In a Strange Room by Damon Galgut

IASRMembers of our group said that it was one of the best books we had reads for quite sometime..’It was remarkable.’ ‘I loved it.’ ‘It rang bells.’

It is about a man who seems of settling down in any one place, with any one person. Each story has a different title, ‘The Follower’, ‘The Lover’ and ‘The Guardian’ and it seems to me that Galgut examines the different selves you become around different people, either by the role you play in their life or the self you make yourself be to fit in with them. I am sure I’m not the only to experience this.

I too have experienced rocks being thrown at/ through train windows.

‘Damon’ is an anagram of ‘Nomad’:

Some might say that I am boring because I no longer travel much and am content in my surroundings but they say that however far you travel you always take yourself with you. What are you trying to avoid?

Is the bloke avoiding himself – he uses ‘I’ and ‘he’ interchangeably about himself? Does he know who he is?

We see his alienation from himself and from others. Is he using travel as a form of searching in the wrong way?

He fixates on three different people on his travels: two men and one woman but when anyone gets too close to him he walks away, except in the last person who self-harms and attempts suicide. Is her self-harming some sort of catharsis that he too seeks? But then he finally walks away and returns, after a long time, to her grave. That’s a safe place where the other person won’t make any demands on you.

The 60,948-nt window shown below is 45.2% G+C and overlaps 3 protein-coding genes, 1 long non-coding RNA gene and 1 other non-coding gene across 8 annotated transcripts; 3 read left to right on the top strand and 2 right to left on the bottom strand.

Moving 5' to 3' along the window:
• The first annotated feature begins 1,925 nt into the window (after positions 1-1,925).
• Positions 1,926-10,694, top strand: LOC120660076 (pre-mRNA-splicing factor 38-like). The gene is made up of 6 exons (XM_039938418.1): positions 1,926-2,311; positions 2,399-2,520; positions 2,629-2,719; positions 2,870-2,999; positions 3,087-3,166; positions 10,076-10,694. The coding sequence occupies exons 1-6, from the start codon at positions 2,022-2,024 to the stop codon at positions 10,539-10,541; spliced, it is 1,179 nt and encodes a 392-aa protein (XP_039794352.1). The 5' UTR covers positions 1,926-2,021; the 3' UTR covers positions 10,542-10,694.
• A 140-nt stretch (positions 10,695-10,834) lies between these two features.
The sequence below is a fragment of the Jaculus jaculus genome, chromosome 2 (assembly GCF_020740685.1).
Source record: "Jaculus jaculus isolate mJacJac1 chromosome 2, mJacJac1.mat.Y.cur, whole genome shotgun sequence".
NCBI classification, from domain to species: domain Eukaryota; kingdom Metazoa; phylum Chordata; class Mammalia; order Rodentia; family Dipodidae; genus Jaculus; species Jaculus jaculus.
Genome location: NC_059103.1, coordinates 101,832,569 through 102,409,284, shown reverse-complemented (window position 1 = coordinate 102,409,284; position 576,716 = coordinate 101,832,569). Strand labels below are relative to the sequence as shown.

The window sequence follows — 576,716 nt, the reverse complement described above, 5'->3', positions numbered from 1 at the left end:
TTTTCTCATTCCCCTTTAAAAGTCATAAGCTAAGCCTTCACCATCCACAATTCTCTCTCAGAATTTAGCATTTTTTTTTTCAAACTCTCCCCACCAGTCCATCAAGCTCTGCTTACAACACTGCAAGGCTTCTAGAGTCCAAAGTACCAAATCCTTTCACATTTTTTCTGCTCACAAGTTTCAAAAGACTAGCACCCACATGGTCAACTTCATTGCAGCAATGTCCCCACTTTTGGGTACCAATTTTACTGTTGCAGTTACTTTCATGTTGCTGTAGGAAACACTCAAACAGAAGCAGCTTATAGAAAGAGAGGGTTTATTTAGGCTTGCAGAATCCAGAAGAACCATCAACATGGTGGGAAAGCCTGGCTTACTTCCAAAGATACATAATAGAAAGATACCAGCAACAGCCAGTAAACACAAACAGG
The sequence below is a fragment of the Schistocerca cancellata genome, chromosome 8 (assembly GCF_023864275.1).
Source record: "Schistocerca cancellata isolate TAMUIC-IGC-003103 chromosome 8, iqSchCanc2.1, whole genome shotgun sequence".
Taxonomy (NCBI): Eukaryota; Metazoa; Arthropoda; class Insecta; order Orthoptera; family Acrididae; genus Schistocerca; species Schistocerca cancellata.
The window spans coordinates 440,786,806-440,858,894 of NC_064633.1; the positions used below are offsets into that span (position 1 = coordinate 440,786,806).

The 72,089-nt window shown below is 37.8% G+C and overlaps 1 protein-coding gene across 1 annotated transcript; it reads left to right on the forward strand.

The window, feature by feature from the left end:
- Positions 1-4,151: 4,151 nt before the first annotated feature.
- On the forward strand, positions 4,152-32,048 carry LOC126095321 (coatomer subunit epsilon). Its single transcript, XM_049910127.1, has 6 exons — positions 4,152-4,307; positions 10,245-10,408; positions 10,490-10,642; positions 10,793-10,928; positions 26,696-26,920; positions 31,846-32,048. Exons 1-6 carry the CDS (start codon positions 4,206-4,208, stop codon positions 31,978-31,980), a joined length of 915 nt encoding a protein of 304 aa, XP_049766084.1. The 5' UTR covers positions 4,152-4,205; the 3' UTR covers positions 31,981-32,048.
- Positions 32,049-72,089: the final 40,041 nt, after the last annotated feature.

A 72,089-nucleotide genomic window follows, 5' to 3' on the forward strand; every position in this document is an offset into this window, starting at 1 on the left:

The novel begins starkly, with sparse punctuation bit it warms up and becomes more human. The third story is best and finds humour even in the worst part of hospitalisation.

It is beautifully intense and wonderfully observant. A very few words can covey a lot, e.g. He has thick curly hair and round glasses and a serious expression which is impassive, or perhaps merely resigned. The younger man has from up close a beauty that is almost shocking, red lips and high cheek-bones and a long fringe of hair. His brown eyes won’t meet my gaze.

And: Jerome, if I can’t make you live in words, if you are only the dim evocation of a face under a fringe of hair, and the others too, Alice and Christian and Roderigo, if you are names without a nature, it’s not because I don’t remember, no, the opposite is true, you are remembered in me as an endless stirring and turning. But it’s for this precisely that you must forgive me, because in every story of obsession there is only one character, only one plot. I am writing about myself alone, it’s all I know, and for this reason I have always failed in every love, which is to say at the very heart of my life.

He sits in the empty room, crying.

Of the frustrations of travel: Then they walk across a long bridge over a choked green riverbed to the immigration post on the other side. It’s only now that he starts to really consider what might happen. Although he’d said airily that he’d see if they would let him in, it didn’t seriously occur to him that they might not. But now, as the little cluster of sheds draws closer, with a boom across the road on the far side, a faint premonition prickles in his palms, maybe this won’t turn out as he hopes. And once they have entered the first wooden shed, and all the others have been stamped through by the dapper little man behind his counter, his passport is taken from him and in the pause that follows, the sudden stillness of the hand as it reaches for the ink, he knows what’s coming. Where is your visa. I didn’t know I needed one. You do.

when they come to the first little town the roadside is bare and deserted. He gets down and looks around, as if they might be hiding nearby. Where are my friends, he asks, but the boy shakes his head and grins. The friends of this peculiar man are no concern of his.